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PhD Research on Sound Recordings in German POW Camps Wins Recognition

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headshot of Michelle Pfeifer

Media, Culture, and Communication PhD student Michelle Pfeifer will receive the Top Student Paper award from the International Communication Association's Philosophy, Theory and Critique division when it convenes for its annual conference this week.

Michelle’s thesis, supported by the NYU Provost’s Global Research Initiative, looks at how technologies of "smart" border policing present as objective and neutral but deepen racial inequalities and discrimination. Stemming from this work, the award-winning paper is titled 'One World, Many Voices? Post-colonial histories of communication and migration infrastructures in Germany.'

In Michelle's telling:

"I focus on a particular episode of anthropological sound recordings made in Germany during World War I by The Royal Phonographic Commission, established in 1915 with the mandate to systematically record the voices of POWs in German camps. This was considered an opportunity to record and collect what they called the “voices of the world” without having to travel to the colonies or engage in field research. The researchers attempted to establish a scientific method for collecting and analyzing the languages and dialects spoken that would function as an objective truth-telling device as the basis for the development of fields like linguistics and musicology and could be used for colonization projects.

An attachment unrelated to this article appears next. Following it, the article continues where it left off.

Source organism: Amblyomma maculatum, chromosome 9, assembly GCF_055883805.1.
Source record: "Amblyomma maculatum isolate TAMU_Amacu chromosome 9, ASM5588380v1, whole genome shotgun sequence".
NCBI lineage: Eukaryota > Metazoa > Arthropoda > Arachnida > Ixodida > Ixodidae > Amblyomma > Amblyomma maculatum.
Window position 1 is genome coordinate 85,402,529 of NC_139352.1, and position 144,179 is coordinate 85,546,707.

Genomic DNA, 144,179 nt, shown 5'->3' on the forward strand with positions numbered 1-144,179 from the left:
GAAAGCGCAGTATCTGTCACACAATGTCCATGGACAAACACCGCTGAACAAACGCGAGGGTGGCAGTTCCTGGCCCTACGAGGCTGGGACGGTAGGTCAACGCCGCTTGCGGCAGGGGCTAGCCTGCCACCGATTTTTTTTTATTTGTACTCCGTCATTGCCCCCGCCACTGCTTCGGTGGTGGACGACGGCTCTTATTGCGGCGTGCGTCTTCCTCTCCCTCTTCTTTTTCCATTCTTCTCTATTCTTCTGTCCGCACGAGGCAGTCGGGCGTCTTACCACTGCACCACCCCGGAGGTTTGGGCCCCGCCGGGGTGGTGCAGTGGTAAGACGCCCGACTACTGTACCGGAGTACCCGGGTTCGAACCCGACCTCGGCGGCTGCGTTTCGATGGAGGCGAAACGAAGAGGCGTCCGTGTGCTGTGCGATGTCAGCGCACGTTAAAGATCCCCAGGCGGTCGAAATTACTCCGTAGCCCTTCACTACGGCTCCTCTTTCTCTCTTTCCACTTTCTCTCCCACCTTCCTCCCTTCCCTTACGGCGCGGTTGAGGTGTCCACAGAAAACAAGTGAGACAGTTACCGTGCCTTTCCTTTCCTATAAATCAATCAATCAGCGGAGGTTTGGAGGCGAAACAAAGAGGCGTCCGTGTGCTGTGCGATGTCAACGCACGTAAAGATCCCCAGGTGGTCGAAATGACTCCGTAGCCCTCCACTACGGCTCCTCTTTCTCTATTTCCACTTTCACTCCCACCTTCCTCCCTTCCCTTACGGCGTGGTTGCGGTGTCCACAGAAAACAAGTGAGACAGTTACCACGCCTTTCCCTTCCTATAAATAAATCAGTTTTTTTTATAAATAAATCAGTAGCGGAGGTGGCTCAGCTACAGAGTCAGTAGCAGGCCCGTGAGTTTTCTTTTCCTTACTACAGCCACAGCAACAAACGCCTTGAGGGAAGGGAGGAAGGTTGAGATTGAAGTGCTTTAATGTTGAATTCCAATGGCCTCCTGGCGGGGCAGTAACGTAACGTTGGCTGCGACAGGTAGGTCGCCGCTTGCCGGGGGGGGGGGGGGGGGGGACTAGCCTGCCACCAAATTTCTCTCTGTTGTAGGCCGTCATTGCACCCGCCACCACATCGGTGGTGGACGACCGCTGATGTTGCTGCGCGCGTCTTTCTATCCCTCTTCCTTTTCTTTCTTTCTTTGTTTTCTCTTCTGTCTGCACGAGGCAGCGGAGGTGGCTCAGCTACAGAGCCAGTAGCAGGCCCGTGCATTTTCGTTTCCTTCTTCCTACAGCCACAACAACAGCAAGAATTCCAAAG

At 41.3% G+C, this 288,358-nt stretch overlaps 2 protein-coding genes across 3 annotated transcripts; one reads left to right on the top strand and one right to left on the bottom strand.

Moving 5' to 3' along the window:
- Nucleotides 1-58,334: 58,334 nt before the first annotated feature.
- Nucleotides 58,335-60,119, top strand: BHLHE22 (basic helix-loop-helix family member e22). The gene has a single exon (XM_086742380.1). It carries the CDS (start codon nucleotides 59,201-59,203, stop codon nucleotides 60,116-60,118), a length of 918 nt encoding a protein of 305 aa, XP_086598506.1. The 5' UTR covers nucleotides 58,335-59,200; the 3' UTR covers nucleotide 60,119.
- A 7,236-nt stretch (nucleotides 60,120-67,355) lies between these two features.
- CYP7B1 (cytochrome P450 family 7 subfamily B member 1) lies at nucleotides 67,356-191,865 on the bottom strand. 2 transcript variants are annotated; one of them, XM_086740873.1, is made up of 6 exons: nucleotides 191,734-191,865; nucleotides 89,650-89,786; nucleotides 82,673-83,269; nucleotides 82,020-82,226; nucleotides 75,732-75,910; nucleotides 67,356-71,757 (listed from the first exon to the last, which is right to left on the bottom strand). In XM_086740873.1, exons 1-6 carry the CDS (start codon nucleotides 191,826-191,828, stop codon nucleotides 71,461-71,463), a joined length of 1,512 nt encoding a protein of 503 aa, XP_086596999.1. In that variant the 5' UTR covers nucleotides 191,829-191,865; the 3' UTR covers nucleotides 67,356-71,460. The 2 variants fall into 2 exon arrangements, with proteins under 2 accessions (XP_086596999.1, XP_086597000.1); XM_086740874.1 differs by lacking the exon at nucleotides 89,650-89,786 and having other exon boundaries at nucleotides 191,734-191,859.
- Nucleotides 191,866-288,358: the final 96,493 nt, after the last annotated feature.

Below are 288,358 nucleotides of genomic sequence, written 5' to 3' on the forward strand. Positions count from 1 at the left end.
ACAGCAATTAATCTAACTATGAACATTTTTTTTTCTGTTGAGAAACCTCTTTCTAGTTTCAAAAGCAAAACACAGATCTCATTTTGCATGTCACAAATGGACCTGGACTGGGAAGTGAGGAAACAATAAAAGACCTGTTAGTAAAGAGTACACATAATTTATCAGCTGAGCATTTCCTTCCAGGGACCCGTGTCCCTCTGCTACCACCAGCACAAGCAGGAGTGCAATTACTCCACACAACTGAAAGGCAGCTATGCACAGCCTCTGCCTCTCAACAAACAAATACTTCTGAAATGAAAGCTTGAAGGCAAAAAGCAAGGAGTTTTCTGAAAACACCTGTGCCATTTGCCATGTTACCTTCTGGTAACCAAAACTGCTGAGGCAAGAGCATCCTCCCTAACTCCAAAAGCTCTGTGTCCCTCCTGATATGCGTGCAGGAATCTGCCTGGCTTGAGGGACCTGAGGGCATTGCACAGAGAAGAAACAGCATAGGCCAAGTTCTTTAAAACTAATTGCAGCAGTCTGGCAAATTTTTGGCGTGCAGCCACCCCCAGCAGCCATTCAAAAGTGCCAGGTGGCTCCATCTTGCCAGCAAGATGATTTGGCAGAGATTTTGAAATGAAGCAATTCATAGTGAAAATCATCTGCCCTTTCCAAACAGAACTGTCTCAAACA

I enter the archive through present-day Wünsdorf by looking at a refugee camp that opened in 2016 at the site of a former POW Camp, where predominantly soldiers from British and French colonies were imprisoned. Analyzing the ubiquity of repurposed space throughout refugee infrastructures I consider the time-space relations administered by the German state during the so-called refugee crisis in Germany. My argument is twofold. First, I suggest that looking at the resonances of the continuous and discontinuous histories that are layered in Wünsdorf shows how the control of time and space are central operations of state power that take shape both in form of repurposed and makeshift refugee infrastructures and the colonial temporalities of archived voice recordings. Second, I gesture to this history to remind us that the histories of linguistics, biometrics, and anthropology are deeply entangled with the colonial and racist genealogies of recording, collecting, and classifying other languages as part of the project of European colonial expansion and violence."

Congratulations, Michelle, on receiving this international recognition for your current doctoral research!

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Doctoral student Michelle Pfeifer has received a dissertation fieldwork grant from the Wenner-Gren Foundation. The award will support her research into how media technologies are being utilized for border policing and control.